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Stone vessel

  • Reconstruction of the burial shaft, showing the queen's retinue and the ox drivers (1928)

    Reconstruction of the burial shaft, showing the queen's retinue and the ox drivers (1928)

 

Diameter: 9.500 cm (rim)
Height: 5.560 cm

ME 121698

Room 56: Mesopotamia

    Stone vessel

    From Ur, southern Iraq
    Early Dynastic period, about 2600-2400 BC

    From the grave of 'Queen' Pu-abi

    This cylindrical vessel, made from a soft stone, was discovered on the floor of the pit in the grave of 'Queen' Pu-abi, one of the richest burials in the Royal Cemetery at Ur. It has a typical design on the outside and may have been turned on a lathe.

    Vessels of soft stone, mainly steatite and chlorite, became the focus of intensive investigation with the discovery in the late 1960s of a production centre dated to the second half of the third millennium BC at Tepe Yahya in south-central Iran. Numerous studies of similar vessels from Ur and other Mesopotamian sites like Nippur and Kish suggests that they had similar chemical compositions and may have been manufactured in Iran. Nevertheless, it is still difficult to identify specific sources.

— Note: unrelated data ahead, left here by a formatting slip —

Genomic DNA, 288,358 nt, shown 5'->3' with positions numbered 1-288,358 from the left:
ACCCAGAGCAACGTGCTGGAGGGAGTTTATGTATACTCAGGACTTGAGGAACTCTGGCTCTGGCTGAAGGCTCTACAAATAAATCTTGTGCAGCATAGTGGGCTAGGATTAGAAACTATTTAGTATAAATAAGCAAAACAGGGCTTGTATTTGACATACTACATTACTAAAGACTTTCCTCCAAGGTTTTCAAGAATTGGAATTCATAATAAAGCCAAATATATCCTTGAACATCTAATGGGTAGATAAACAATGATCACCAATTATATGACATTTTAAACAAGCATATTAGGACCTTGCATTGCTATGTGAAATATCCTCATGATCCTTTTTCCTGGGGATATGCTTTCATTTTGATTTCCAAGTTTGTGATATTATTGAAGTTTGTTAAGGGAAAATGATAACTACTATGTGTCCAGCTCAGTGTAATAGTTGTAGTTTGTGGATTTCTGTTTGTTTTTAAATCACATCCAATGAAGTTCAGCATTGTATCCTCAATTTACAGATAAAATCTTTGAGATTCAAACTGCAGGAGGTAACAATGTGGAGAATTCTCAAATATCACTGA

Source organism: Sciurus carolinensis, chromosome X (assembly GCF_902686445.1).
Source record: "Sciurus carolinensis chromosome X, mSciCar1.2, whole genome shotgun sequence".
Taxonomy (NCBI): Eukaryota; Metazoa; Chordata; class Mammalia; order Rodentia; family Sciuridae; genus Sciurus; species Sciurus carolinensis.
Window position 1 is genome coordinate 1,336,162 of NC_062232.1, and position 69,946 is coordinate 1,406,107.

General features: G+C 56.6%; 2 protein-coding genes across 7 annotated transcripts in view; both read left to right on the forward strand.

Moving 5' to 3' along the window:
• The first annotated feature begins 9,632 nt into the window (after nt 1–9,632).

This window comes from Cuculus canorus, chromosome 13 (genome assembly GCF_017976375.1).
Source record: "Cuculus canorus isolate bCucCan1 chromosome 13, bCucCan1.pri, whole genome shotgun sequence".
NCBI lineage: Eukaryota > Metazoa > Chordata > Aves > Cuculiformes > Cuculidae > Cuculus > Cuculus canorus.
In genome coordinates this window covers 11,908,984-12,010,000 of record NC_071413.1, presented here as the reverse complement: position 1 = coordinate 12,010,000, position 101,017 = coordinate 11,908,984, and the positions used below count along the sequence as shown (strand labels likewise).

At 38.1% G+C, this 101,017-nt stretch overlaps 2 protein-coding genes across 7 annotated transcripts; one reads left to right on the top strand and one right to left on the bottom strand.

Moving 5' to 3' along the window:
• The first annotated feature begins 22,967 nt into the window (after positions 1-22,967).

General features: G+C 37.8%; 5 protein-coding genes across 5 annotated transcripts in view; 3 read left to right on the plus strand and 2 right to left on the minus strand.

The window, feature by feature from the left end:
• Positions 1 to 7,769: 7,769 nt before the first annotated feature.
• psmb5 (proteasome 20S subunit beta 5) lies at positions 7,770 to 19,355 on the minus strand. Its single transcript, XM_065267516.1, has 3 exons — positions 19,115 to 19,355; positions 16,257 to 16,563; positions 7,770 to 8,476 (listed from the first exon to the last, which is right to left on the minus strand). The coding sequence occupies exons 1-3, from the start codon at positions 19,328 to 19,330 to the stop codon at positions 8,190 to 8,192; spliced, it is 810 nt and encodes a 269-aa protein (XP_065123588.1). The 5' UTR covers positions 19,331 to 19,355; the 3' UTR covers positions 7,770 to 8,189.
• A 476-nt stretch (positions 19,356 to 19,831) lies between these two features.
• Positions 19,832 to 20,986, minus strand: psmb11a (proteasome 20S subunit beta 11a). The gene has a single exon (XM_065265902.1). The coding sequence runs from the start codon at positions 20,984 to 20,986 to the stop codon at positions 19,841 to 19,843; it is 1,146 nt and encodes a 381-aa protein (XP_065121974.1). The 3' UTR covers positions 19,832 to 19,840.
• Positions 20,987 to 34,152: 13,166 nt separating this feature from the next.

Such ancient Mesopotamian vessels may have originally contained luxury products, and indeed must have been considered as precious objects themselves, since they are generally found in temples, rich graves and palaces. This vessel contained the remains of a copper tool when it was found.

    J.E. Reade, Mesopotamia (London, The British Museum Press, 1991)

    D. Collon, Ancient Near Eastern art (London, The British Museum Press, 1995)

    P.R.S. Moorey, Ancient Mesopotamian materials (Oxford, 1994)

    C.L. Woolley and others, Ur Excavations, vol. II: The R (London, The British Museum Press, 1934)

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    On display: Room 56: Mesopotamia

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    An introductory workbook of Arabic, £6.99

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